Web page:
I Can Give You Anything But Love

by Gary Indiana (Rizzoli)

Gary Indiana has written a new book, and it’s a memoir. (Well, as he told the Paris Review earlier this year, it’s “a kind of memoir, but we’re not calling it that.”) And if you have any sense at all, you’ll be excited by this news.

The author of several novels as well as plays, films, and art criticism—and a video artist whose work was included in the 2014 Whitney Biennial—Indiana has been doing interesting work for decades now, but in all this time he has failed to become well known outside of certain underground circles. Though one assumes Indiana is uninterested in celebrity, it’s a shame his writing isn’t more widely read. He is hilarious, insightful, pissed-off, and profane—and occasionally, guardedly, a tiny bit tender, too.

Though his fiction has sometimes been autobiographical, I Can Give You Anything But Love is Indiana’s first real stab at telling his life story. The book can only be described as a complete success. It is engrossing, enlightening, and—though he may find it hard to believe, as he can be so harsh in his self-assessment—totally sympathetic.

Born in rural New Hampshire in 1950, Indiana came of age at a time and in a place when being gay was necessarily a secret. That’s not to say he was unsuccessful in his early attempts to meet boys: Indiana recalls his adolescence as a series of clandestine affairs. At 19 he begins his tenure in a crumbling hippie mansion in the Haight, a bleary experiment in communal living with a changing roster of fellow freaks that resulted in the odd art project, but whose main focus was on complicated love relationships (and some good-natured gonzo pornography). Later he moves south, gets into punk, and works in Watts. Some of the scenarios from his lonely personal life are downright squalid—the nights he spends in Los Angeles bars and drug dens are especially dark—but his use of language is so impeccable that every story glows with the warmth of his intelligence.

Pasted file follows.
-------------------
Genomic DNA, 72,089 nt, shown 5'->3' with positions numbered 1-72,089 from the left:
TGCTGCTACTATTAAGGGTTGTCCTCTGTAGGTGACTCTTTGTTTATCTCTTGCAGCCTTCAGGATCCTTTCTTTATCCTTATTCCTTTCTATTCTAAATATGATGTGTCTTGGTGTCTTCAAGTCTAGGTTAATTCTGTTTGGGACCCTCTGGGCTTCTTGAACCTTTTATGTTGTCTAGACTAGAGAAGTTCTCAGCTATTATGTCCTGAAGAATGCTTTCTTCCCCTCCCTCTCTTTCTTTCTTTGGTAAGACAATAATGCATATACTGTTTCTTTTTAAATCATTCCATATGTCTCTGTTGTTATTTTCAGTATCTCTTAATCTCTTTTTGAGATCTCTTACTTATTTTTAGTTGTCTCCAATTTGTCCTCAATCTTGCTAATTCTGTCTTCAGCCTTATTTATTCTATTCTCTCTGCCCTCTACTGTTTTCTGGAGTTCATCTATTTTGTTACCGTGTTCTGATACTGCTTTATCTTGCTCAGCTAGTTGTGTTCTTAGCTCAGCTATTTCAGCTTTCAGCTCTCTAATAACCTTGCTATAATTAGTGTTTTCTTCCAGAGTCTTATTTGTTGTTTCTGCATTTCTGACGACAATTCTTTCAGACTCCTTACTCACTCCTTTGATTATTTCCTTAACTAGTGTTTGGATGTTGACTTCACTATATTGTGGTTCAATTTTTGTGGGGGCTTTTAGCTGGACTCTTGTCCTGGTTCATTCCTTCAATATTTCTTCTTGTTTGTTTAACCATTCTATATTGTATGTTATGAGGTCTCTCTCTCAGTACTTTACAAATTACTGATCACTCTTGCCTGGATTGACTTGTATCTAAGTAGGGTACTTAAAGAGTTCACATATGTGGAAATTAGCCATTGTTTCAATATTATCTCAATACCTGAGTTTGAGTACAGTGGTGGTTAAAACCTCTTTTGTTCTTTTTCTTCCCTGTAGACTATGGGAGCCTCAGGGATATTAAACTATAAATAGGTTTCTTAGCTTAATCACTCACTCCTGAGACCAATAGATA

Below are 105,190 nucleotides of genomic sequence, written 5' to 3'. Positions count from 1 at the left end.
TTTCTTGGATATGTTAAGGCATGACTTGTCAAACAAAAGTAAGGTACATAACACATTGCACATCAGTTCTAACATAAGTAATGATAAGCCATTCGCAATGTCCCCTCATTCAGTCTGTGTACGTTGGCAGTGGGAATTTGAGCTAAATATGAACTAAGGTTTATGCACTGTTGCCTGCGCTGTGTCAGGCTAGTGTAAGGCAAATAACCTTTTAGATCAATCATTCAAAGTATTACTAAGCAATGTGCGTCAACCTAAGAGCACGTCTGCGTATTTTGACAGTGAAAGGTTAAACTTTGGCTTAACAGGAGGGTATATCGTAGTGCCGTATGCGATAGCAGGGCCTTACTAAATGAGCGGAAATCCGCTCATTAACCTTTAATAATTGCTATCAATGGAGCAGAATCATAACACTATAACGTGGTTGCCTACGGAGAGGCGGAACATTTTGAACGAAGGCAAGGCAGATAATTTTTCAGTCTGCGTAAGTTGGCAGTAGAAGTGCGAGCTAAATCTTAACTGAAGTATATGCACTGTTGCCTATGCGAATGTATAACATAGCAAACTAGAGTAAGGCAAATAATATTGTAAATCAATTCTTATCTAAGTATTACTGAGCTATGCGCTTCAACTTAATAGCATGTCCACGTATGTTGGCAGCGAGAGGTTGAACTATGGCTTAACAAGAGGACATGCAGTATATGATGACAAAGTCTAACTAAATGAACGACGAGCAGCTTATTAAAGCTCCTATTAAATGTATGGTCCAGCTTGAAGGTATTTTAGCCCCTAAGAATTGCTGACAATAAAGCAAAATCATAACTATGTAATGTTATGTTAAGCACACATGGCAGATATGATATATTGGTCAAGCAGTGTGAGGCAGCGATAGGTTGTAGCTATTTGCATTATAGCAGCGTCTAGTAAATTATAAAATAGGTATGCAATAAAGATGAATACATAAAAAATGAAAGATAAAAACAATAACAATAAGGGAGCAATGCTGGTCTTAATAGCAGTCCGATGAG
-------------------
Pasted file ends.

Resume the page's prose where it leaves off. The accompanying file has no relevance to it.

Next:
Scenes from Indiana’s early life are intercut with depictions of his present-day one, in the huge apartment in Havana where he has lived, off and on, for many years. We join him as he drinks coffee on his sun-washed balcony and drifts down to the street to feed the stray cats there. He lets us in on his thought process, too, as he attempts to write the book we’re reading, and we get the sense that he isn’t entirely convinced that his fascinating stories would be of much interest to anyone else.

It’s so refreshing. At 65, Indiana displays a real lack of attitude (outside of the sour-grapes remarks he makes about people who have hurt him, and his shockingly unflattering characterization of ex-friend Susan Sontag: delicious!). He is, as the title suggests, jaded when it comes to the idea of himself in love, but in all other aspects the writer is fresh as a daisy—open to new experiences, self-deprecatingly modest, and full of youthful vigor. Reading this book, you could get the idea that he has spent the last 40 years doing nothing but hook up with gorgeous young men and read, read, read. But that’s only because the memoir ends before he’s published his first book, on the day he up and moves to New York. Clearly, there’s more to this story. Dare we hope for a second volume? This reviewer certainly will.